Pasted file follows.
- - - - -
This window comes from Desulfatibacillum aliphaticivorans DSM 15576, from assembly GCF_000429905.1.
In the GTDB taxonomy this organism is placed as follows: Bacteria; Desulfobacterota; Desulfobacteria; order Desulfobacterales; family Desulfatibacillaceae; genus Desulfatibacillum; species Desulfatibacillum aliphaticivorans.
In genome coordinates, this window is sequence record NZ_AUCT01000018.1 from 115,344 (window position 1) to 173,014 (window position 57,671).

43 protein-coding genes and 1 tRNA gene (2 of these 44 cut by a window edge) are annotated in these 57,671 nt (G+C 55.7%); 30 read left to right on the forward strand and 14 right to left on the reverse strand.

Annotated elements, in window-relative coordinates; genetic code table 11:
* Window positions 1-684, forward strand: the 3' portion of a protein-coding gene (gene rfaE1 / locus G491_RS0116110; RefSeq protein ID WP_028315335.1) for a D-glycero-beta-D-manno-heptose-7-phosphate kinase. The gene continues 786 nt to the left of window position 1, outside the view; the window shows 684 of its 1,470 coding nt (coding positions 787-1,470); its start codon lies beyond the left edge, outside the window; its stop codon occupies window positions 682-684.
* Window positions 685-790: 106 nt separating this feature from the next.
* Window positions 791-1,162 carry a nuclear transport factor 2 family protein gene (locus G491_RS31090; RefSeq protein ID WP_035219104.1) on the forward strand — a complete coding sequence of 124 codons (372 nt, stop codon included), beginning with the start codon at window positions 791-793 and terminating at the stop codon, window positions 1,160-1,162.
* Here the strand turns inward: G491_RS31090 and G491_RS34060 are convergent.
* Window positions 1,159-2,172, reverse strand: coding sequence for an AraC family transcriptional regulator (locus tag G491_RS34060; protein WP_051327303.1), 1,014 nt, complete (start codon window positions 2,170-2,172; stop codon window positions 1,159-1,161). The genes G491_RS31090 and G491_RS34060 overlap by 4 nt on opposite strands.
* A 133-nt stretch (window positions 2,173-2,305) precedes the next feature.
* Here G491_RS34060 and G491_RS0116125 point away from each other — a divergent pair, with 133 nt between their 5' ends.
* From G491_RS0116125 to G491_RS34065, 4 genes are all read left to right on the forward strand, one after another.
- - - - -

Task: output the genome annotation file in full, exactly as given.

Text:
This window comes from Desulfatibacillum aliphaticivorans DSM 15576, from assembly GCF_000429905.1.
In the GTDB taxonomy this organism is placed as follows: Bacteria; Desulfobacterota; Desulfobacteria; order Desulfobacterales; family Desulfatibacillaceae; genus Desulfatibacillum; species Desulfatibacillum aliphaticivorans.
In genome coordinates, this window is sequence record NZ_AUCT01000018.1 from 115,344 (window position 1) to 173,014 (window position 57,671).

43 protein-coding genes and 1 tRNA gene (2 of these 44 cut by a window edge) are annotated in these 57,671 nt (G+C 55.7%); 30 read left to right on the forward strand and 14 right to left on the reverse strand.

Annotated elements, in window-relative coordinates; genetic code table 11:
* Window positions 1-684, forward strand: the 3' portion of a protein-coding gene (gene rfaE1 / locus G491_RS0116110; RefSeq protein ID WP_028315335.1) for a D-glycero-beta-D-manno-heptose-7-phosphate kinase. The gene continues 786 nt to the left of window position 1, outside the view; the window shows 684 of its 1,470 coding nt (coding positions 787-1,470); its start codon lies beyond the left edge, outside the window; its stop codon occupies window positions 682-684.
* Window positions 685-790: 106 nt separating this feature from the next.
* Window positions 791-1,162 carry a nuclear transport factor 2 family protein gene (locus G491_RS31090; RefSeq protein ID WP_035219104.1) on the forward strand — a complete coding sequence of 124 codons (372 nt, stop codon included), beginning with the start codon at window positions 791-793 and terminating at the stop codon, window positions 1,160-1,162.
* Here the strand turns inward: G491_RS31090 and G491_RS34060 are convergent.
* Window positions 1,159-2,172, reverse strand: coding sequence for an AraC family transcriptional regulator (locus tag G491_RS34060; protein WP_051327303.1), 1,014 nt, complete (start codon window positions 2,170-2,172; stop codon window positions 1,159-1,161). The genes G491_RS31090 and G491_RS34060 overlap by 4 nt on opposite strands.
* A 133-nt stretch (window positions 2,173-2,305) precedes the next feature.
* Here G491_RS34060 and G491_RS0116125 point away from each other — a divergent pair, with 133 nt between their 5' ends.
* From G491_RS0116125 to G491_RS34065, 4 genes are all read left to right on the forward strand, one after another.